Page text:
Ever since big data became a big buzzword, it’s been called everything from “the new gold” to “more valuable than oil.” But truthfully, there are limited frameworks for determining the dollar value of data, such as customer databases, transaction records, user behavior patterns online, or other information. 

Laura Veldkamp, the Leon G. Cooperman Professor of Finance and Economics at Columbia Business School, is actively seeking answers to key questions such as: What specific features make data more or less valuable? And how is that value defined? “As a theorist, my role is to figure out the mathematical representation of an idea — to take a concept and formalize and quantify it,” she says. “With that set of equations, we then have a basis for measuring things.”

Such equations already exist for traditional financial assets. But when it comes to data, economists are in uncharted territory. “Data is a new asset class,” explains Veldkamp. “As such, we need new pricing theory. We’ve got models to price stock options, equities, and bonds, and to value firms. Right now, we just don’t have any tools to price data.”

The ‘Commitment Conundrum’ and Other Challenges

One challenge with data valuation is that macroeconomic measurement systems are often rooted in industrialist terms and metrics. “A lot of macroeconomic models take into account workers and capital and factories and consider those factors to produce output that only one person can use at a time. I don’t know anybody who works in that economy around here,” says Veldkamp, who holds a PhD in economic analysis and policy. “In New York City, we live in a knowledge economy, and people work with data to produce actionable recommendations that potentially lots of people can use.”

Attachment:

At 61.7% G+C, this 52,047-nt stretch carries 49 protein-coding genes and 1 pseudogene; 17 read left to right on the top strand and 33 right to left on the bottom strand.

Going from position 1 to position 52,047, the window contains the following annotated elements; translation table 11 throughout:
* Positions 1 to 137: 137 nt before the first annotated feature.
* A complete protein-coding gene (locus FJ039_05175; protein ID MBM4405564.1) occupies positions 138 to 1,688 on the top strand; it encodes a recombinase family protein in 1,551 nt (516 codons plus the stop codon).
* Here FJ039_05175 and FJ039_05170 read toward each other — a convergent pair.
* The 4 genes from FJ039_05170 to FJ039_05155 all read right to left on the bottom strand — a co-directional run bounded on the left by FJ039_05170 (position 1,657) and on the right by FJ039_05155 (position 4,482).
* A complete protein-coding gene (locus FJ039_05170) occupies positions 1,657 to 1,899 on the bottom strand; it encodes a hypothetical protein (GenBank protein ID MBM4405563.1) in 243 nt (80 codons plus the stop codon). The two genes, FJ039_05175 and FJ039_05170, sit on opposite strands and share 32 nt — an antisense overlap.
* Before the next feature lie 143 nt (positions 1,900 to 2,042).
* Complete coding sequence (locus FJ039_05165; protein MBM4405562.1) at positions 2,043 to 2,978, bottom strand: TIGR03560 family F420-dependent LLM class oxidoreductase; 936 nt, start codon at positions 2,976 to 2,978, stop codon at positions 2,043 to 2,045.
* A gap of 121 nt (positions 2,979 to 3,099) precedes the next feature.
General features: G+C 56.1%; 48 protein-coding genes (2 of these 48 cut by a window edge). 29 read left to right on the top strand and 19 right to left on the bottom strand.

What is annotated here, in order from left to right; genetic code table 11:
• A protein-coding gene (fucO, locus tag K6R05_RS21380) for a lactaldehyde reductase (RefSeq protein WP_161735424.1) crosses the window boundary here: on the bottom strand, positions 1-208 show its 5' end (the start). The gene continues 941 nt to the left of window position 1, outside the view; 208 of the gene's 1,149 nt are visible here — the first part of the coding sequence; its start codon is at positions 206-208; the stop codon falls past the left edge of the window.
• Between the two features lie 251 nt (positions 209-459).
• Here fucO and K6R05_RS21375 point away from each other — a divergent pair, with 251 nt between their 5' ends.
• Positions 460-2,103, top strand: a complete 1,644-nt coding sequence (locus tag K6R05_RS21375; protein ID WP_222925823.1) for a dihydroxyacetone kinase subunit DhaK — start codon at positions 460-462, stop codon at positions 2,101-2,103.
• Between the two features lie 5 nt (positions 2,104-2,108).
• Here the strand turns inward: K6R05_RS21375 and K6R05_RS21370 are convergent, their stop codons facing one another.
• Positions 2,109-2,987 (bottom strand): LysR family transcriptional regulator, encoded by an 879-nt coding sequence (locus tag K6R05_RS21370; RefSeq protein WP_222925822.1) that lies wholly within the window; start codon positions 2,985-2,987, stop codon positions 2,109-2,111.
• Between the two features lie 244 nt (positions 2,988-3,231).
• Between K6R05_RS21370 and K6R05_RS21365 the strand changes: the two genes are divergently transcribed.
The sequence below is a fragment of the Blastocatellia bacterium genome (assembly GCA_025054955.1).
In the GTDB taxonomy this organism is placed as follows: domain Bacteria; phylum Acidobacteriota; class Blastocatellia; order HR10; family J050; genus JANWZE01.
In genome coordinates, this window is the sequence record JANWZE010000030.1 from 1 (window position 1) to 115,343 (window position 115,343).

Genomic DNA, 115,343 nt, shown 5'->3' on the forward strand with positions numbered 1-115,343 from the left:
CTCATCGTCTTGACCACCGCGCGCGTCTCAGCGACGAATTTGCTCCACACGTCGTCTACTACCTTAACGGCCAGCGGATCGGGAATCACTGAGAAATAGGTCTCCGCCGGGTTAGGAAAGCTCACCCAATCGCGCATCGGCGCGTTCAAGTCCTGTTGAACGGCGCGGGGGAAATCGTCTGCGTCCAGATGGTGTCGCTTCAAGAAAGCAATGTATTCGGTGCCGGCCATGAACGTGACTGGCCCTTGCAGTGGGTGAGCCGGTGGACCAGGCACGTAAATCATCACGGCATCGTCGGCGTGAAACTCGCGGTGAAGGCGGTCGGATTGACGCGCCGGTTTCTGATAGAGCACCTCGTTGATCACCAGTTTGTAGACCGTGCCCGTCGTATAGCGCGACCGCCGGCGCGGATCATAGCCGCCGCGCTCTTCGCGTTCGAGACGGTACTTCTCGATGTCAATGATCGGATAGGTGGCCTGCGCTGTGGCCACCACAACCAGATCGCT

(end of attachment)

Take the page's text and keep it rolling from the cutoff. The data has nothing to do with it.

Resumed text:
Another core challenge when it comes to assigning value to data is that it’s worth different amounts to different stakeholders. There are also nebulous and difficult-to-quantify consumer-facing factors at play, like the value of privacy. “If I’m going to buy a pair of socks on Amazon, should I be eligible for a discount because they’re going to get data that might affect the shoes I buy next time? We’re just really far away from knowing how to answer that,” Veldkamp says.

Data also has some quirky features. For instance, its value drops as it becomes more accessible to more people. “It’s more valuable to have a hot insider tip that only a few people know than to have information that’s been broadcast online,” she says. “These features make selling data problematic because when I’m trying to decide how to value it, what I’d really like to know is how many people you’re going to sell it to.” This leads to what Veldkamp calls a “commitment” problem for firms looking to sell data sets: They often can’t provide prospective buyers with a fixed number of entities who will ultimately gain access.

Yet another complex issue is the lack of publicly available, disaggregated data (in other words, data that has been broken up into smaller and easier-to-parse sets). It’s challenging for academics to study the value of data when so much of it is proprietary.

Early Findings in an Emerging Field

Veldkamp is undaunted by such challenges. Her recent research takes inventive approaches toward quantifying the value of data and attempts to lay the groundwork for future models.